Note that most trials on the use of ESA also corrected iron deficiency or systematically administered iron. These trials also evaluated systematic iron supplementation and not correction of iron deficiency, which is difficult to diagnose in the critical care setting. The study by Pieracci et al. showed that oral iron was effective to reduce transfusion in patients with iron deficiency, but not in patients without iron deficiency [79]. However, no published study has evaluated treatment of iron deficiency.

Question 3. Should vitamin B12 or folic acid be administered to critical care patients to decrease red blood cell utilisation, morbidity and mortality?

R3.4—No recommendation could be formulated concerning administration of vitamins to critical care patients in order to reduce red blood cell transfusion and/or morbidity and mortality related to anemia or transfusion.
NO RECOMMENDATION

Rationale

No data are available concerning administration of vitamin B12 to critical care patients (with selected endpoints). Two trials reported the effects of prophylactic folate supplementation in critical care patients [80, 81]. One trial reported a lower proportion of patients with folate deficiency after 7 days of treatment (plasma folate concentration < 2.7 ng/mL) among those who had received intravenous folate supplementation at a dose of 5 mg per day (0%, n = 22) or 50 mg per week (4%, n = 24) in comparison with patients not receiving folate supplementation (27%, n = 37). The proportion of patients with baseline folate deficiency differed between the two arms, making it difficult to evaluate the efficacy of the intervention. In another trial evaluating the effects of two intravenous folate supplementation strategies (0.5 mg/day versus a single dose of 50 mg) in critical care patients with acquired folate deficiency, the authors reported an increase of total plasma and red blood cell folate concentrations on day-11. The changes observed cannot be attributed solely to this intervention in the absence of a control arm.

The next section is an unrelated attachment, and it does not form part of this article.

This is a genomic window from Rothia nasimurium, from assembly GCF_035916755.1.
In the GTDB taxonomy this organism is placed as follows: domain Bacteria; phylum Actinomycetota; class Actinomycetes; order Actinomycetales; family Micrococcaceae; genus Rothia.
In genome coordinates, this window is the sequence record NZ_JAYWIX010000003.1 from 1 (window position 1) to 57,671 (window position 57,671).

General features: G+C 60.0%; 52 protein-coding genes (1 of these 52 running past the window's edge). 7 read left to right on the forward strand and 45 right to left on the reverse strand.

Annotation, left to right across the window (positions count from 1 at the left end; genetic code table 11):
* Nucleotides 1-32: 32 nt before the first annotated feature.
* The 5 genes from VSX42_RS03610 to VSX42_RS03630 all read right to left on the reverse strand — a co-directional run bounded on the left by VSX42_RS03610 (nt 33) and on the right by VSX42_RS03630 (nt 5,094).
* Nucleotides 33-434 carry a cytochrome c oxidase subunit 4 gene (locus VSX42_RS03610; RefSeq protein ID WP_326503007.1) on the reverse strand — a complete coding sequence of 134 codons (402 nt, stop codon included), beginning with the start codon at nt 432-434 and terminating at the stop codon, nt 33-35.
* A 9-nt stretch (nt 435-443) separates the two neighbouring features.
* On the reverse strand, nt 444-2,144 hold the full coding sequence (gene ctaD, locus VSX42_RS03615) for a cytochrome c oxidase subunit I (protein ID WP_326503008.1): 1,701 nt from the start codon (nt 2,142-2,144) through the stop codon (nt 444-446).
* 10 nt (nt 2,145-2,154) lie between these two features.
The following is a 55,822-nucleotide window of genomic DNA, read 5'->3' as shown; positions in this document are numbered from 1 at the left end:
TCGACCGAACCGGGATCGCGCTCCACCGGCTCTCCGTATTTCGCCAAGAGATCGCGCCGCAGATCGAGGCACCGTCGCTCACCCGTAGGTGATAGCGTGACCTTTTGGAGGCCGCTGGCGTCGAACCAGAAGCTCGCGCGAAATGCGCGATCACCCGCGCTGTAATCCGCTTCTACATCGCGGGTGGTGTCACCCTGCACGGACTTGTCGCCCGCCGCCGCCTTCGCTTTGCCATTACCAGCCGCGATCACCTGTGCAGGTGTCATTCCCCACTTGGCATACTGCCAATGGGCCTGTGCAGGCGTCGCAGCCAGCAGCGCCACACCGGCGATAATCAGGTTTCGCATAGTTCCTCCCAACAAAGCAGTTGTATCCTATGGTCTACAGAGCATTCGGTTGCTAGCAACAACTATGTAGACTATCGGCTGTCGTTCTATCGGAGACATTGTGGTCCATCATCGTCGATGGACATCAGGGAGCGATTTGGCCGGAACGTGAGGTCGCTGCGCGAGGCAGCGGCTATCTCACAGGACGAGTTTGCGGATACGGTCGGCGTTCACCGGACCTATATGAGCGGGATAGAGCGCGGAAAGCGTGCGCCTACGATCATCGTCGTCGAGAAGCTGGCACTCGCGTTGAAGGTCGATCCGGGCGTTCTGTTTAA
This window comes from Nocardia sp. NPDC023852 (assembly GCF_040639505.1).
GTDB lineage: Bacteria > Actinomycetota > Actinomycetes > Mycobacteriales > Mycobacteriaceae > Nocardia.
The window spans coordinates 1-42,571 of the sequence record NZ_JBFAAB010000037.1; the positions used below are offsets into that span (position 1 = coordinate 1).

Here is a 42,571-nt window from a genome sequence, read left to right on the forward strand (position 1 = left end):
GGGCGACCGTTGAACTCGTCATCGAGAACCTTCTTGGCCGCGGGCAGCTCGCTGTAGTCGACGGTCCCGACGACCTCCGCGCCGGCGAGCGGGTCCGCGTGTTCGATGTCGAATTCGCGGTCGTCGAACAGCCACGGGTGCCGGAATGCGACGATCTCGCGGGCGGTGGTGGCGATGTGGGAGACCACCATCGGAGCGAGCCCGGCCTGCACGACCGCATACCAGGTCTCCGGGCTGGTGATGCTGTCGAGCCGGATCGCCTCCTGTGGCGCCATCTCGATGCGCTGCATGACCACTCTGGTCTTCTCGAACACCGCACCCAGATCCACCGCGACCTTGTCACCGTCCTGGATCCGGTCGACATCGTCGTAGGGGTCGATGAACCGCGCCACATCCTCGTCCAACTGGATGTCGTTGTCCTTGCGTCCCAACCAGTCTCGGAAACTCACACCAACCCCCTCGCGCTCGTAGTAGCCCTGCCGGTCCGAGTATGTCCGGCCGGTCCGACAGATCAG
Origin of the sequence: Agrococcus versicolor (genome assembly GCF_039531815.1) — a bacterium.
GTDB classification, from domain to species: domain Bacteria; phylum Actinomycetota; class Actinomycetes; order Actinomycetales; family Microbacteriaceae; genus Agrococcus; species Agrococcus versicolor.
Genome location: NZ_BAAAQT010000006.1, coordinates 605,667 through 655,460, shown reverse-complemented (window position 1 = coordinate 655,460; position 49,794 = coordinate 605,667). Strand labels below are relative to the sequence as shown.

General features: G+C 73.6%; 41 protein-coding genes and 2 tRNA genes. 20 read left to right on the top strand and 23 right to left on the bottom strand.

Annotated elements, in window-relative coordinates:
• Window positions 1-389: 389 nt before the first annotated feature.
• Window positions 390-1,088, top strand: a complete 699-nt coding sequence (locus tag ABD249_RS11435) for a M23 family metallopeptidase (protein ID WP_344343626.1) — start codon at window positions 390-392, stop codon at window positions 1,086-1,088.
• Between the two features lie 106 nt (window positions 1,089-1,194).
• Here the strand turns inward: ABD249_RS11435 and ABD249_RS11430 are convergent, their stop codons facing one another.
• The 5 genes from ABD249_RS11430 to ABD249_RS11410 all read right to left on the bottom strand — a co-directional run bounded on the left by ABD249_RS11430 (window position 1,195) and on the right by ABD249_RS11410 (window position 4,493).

However, the WHO Recommended Daily Allowances are 0.4 to 1 mg of folate per day and 2.4 g of vitamin B12 per day. WHO also defines folate deficiency as serum folate < 10 nmol/L (4.4 µg/L) or red blood cell folate, reflecting long-term status and tissue reserves, < 305 nmol/L (< 140 µg/L). Serum vitamin B12 < 150 pmol/L (< 203 ng/L) indicates vitamin B12 deficiency and a higher level does not exclude vitamin B12 deficiency, in which case blood methylmalonic acid must be assayed (a level > 271 nmol/L is in favour of vitamin B12 deficiency).

Availability of data and materials

Not applicable.

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Acknowledgements

French Society of Anaesthesia and Intensive Care Medicine (Société française d’anesthésie et de réanimation—SFAR) and French Intensive Care Society (Société de Réanimation de Langue Française—SRLF) joint guidelines, in collaboration with the French Society of Blood Transfusion (Société française de transfusion sanguine—SFTS) and the French Society of Vigilance and Transfusion Therapeutics (Société française de vigilance et de thérapeutique transfusionnelle—SFVTT).

Validated by the Board of Directors of SFAR on 20/06/2019 and SRLF on 26/06/2019